The Curious Case of Blended Learning: An Evaluation of a Curriculum Innovation in the Global Mental Health Master’s Programme


Laura Sharp 1 , * , Dimitar Karadzhov 2 , Julie Langan-Martin 3

1 Lecturer, Distance Learning Development Support, MSc Global Mental Health, University of Glasgow

2 Research Assistant, MSc Global Mental Health, University of Glasgow

3 Senior Clinical Lecturer in Psychiatry and Honorary Consultant Psychiatrist, University of Glasgow

How to Cite: Sharp L, Karadzhov D, Langan-Martin J. The Curious Case of Blended Learning: An Evaluation of a Curriculum Innovation in the Global Mental Health Master’s Programme, J Med Edu. 2018 ; 17(3):e105640. doi: 10.22037/jme.v17i3.22343.


Journal of Medical Education: 17 (3); e105640
Published Online: January 08, 2019
Article Type: Research Article
Received: August 02, 2018
Accepted: October 11, 2018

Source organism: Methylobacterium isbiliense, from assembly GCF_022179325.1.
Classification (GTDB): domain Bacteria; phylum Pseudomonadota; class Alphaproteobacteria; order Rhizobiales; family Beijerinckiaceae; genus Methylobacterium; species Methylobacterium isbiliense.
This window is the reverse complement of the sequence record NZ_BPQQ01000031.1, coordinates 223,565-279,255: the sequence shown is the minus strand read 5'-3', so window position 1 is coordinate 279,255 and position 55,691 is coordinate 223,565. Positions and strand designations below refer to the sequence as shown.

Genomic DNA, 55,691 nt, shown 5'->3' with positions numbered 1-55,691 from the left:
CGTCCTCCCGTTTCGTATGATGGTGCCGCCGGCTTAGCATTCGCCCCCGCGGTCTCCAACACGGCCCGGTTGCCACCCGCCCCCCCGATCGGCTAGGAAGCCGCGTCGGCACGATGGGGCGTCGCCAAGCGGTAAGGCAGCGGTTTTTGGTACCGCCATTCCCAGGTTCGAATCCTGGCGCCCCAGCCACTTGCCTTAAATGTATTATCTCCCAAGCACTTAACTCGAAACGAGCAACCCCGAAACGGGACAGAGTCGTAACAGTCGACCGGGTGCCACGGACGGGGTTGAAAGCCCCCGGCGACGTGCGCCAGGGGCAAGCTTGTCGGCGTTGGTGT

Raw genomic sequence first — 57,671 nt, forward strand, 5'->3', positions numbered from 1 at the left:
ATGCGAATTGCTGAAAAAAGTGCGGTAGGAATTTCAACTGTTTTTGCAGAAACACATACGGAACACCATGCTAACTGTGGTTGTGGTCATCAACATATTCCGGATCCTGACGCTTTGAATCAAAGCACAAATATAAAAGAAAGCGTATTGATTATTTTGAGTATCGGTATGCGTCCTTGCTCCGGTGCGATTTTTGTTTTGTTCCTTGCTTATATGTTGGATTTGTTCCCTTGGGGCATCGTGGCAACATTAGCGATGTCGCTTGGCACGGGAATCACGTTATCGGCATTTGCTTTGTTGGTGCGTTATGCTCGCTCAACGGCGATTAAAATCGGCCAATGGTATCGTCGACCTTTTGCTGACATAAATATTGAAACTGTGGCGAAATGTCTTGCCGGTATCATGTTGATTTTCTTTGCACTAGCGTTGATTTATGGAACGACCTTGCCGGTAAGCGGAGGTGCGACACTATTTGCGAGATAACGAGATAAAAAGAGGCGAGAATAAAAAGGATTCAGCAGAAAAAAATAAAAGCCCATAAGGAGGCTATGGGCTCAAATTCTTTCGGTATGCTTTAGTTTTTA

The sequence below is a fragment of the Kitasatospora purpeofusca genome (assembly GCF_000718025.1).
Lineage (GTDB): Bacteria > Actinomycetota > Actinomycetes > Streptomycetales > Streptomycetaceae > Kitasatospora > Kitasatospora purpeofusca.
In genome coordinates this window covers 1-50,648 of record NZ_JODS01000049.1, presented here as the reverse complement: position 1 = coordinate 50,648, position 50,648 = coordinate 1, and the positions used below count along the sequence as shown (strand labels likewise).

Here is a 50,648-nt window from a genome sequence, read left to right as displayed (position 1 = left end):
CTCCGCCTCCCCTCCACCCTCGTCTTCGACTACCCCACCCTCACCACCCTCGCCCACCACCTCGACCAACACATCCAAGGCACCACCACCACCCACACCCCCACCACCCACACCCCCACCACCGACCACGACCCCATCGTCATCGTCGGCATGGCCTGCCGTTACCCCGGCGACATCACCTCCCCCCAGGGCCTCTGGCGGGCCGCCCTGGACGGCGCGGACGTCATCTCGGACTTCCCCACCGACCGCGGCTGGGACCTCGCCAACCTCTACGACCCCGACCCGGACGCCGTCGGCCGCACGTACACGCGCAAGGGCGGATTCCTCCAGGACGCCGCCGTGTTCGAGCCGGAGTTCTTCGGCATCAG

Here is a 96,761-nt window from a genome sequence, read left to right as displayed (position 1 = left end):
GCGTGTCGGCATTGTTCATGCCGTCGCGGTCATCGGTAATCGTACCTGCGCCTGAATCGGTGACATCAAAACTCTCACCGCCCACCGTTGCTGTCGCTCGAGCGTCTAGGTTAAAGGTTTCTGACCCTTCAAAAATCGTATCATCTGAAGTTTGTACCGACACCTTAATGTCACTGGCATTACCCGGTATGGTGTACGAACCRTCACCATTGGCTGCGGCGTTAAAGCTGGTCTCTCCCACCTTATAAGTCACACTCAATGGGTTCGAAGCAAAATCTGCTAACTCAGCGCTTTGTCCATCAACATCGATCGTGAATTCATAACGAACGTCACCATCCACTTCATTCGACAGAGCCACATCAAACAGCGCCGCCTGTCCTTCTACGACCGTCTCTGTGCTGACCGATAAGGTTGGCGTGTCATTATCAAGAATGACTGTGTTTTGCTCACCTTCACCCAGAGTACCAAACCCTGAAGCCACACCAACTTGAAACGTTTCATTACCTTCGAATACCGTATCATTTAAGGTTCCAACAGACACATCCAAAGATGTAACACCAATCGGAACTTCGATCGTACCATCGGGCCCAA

Background: This study aimed to evaluate students’ satisfaction, perceived utility and engagement with a range of Blended Learning (BL) resources, in the context of the staged introduction of BL within the MSc Global Mental Health Programme.Methods: A descriptive mixed methods design was employed. An electronic questionnaire was completed by 18 (90%) of the enrolled on-campus students. Eight of them opted to participate in a collaborative workshop aiming to corroborate and expand upon the questionnaire findings, and generate ideas for optimising the BL components.Results: Overall, students were satisfied with the quantity and usefulness of the BL materials.Specifically, the easy access to, and diversity of, learning activities were recognised as instrumental in stimulating innovative ways of thinking, in addition to improving subject-specific knowledge. Students starkly diverged according to their reported use of materials as the foundation of independent study as well as perceptions of the difficulty level of the modules. Students reported lacking the confidence and knowledge regarding integrating the breadth of learning resources effectively to support their learning. Collaboratively, the students helped generate actionable programmatic changes aimed at improving the curriculum cohesion and enhancing learner engagement.Conclusion: Systematic evaluation of the initial stages of BL is critical. This study demonstrated the complexities of the staged introduction of BL in terms of ensuring learning efficiency, student satisfaction, learner development and programme cohesion. This study enabled the identification of strategic and feasible high-impact areas for optimising BL, and transforming them into stages of change.


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